Melanie G

Borges attempts to communicate his feelings of separation between different parts of himself. He explains that nothing in life remains unchanged; in fact every entity and person within reality must resign to existing partially through the memories and language of others. It is not possible to keep oneself intact until death, however, through the memory and interpretation of others, remnants of each person are immortalized through literature.

This story focuses on the role that language plays within society. The narrator is interested in determining what can truly be explained through language. The narrator explains that language develops and changes over time. What we interpret as real changes over the course of time because language is always changing. Indeed, language shapes what we understand to be real. The narrator explains that culture is affected by the changing of language because it shapes our perceptions of what is conveyed verses what is understood.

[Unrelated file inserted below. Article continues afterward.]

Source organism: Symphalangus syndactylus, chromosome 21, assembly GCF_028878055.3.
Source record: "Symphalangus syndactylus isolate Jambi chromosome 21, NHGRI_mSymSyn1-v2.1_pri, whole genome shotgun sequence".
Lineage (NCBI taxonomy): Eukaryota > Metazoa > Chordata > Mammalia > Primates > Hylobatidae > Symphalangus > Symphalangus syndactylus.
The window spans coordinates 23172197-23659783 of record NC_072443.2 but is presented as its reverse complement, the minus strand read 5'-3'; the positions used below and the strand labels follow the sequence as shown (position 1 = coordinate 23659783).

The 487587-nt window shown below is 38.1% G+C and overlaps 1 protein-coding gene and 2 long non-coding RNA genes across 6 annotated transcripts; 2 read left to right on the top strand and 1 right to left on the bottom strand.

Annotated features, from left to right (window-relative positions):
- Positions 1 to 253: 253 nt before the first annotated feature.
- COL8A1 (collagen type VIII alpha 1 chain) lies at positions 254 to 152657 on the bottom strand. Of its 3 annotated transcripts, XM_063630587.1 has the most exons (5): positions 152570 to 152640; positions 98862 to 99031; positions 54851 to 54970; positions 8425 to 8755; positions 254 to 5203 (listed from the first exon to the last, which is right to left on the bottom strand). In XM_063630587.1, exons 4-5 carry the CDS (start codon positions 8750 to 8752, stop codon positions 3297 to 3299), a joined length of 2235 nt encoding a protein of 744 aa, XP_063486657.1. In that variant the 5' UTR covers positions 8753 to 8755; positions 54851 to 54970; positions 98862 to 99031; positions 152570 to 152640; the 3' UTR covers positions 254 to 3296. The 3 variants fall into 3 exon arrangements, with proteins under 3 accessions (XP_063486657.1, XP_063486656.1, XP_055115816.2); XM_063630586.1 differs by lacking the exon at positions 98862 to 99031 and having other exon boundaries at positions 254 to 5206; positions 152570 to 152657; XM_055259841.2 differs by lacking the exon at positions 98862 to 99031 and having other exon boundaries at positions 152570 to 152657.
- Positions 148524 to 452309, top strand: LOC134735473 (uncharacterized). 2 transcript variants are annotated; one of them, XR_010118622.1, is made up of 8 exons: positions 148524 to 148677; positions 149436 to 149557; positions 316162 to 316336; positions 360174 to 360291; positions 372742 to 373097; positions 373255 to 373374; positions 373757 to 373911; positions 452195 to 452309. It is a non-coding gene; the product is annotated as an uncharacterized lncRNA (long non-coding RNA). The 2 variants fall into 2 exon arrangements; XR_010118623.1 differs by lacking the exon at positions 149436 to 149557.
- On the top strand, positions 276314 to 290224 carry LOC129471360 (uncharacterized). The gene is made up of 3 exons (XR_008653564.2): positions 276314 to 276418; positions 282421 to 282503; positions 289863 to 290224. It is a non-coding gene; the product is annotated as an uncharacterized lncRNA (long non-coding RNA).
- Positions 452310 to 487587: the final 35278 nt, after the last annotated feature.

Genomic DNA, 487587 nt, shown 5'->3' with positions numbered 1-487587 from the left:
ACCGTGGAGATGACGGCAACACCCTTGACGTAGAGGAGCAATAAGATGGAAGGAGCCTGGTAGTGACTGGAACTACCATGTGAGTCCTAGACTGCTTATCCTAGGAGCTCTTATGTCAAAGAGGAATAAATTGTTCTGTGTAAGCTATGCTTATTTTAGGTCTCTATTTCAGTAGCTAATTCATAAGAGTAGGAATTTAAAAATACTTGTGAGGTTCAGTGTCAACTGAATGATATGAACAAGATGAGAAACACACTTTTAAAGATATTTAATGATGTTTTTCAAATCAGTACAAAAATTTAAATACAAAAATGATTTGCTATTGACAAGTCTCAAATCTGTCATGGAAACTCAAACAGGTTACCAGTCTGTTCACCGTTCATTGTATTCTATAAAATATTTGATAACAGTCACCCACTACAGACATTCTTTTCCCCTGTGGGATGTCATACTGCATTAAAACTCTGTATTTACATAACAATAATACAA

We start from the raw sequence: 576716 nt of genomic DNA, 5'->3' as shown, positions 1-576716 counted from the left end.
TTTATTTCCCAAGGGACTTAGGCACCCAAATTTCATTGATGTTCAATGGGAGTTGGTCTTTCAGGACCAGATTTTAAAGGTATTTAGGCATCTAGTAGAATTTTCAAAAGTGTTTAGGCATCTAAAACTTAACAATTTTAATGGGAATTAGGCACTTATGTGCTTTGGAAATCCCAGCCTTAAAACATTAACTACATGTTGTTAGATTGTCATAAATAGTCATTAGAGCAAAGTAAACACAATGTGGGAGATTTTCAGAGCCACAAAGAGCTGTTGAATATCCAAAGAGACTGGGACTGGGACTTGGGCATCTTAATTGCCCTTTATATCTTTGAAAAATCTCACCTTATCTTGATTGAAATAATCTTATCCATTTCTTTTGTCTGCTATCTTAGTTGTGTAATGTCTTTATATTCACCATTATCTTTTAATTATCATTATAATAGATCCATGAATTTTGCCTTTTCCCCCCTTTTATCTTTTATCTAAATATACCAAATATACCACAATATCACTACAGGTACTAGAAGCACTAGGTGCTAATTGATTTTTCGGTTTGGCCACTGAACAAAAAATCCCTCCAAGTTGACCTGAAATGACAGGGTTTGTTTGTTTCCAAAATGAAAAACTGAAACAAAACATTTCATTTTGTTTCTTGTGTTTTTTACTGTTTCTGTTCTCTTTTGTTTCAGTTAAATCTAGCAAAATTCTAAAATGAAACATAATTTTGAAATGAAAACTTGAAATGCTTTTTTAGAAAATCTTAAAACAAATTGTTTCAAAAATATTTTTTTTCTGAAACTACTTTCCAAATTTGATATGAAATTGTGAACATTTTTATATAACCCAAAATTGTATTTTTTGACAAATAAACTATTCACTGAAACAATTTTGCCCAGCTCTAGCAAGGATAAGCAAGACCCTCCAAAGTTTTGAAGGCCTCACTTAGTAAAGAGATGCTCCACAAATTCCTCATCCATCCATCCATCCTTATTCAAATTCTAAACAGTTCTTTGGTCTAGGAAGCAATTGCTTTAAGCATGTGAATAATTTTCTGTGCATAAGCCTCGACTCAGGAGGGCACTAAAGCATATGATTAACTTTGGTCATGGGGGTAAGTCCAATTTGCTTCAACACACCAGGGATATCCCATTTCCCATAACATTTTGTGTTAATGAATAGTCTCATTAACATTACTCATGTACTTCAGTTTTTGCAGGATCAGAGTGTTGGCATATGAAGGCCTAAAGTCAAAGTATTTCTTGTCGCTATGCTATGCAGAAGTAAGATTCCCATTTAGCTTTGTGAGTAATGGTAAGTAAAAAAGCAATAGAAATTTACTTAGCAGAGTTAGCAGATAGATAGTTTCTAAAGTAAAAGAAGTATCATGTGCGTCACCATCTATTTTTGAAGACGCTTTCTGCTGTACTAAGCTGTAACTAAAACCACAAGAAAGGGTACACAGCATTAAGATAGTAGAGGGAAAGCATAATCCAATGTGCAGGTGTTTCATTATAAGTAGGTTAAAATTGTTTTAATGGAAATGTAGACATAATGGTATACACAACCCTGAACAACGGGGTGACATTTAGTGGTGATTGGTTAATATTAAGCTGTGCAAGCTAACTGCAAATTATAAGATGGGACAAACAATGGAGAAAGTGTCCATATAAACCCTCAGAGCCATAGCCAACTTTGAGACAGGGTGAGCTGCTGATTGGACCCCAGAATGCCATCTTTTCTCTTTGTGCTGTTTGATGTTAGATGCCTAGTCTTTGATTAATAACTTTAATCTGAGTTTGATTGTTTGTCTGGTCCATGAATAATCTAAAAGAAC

The city of the Immortals personifies the narrator’s own confusion with reality. Human confusion regarding reality makes our world, and the world the narrator describes a “dubious world” that causes anxiety. Borges equates the Immortals immortality with oppressiveness, irrationality and horror, which are inferably his response to a world that overwhelms him. The narrators quest through the city is a metaphor for the self’s quest through life. He explores the idea that language is an imperfect medium of expression. Such inexactness results in uncertainty of surroundings and of the physical world. The narrator becomes hostile toward a world that he cannot understand. Indeed without consistency in language, and between people, the human condition is surviving in nothing more that a world of “pure speculation.”

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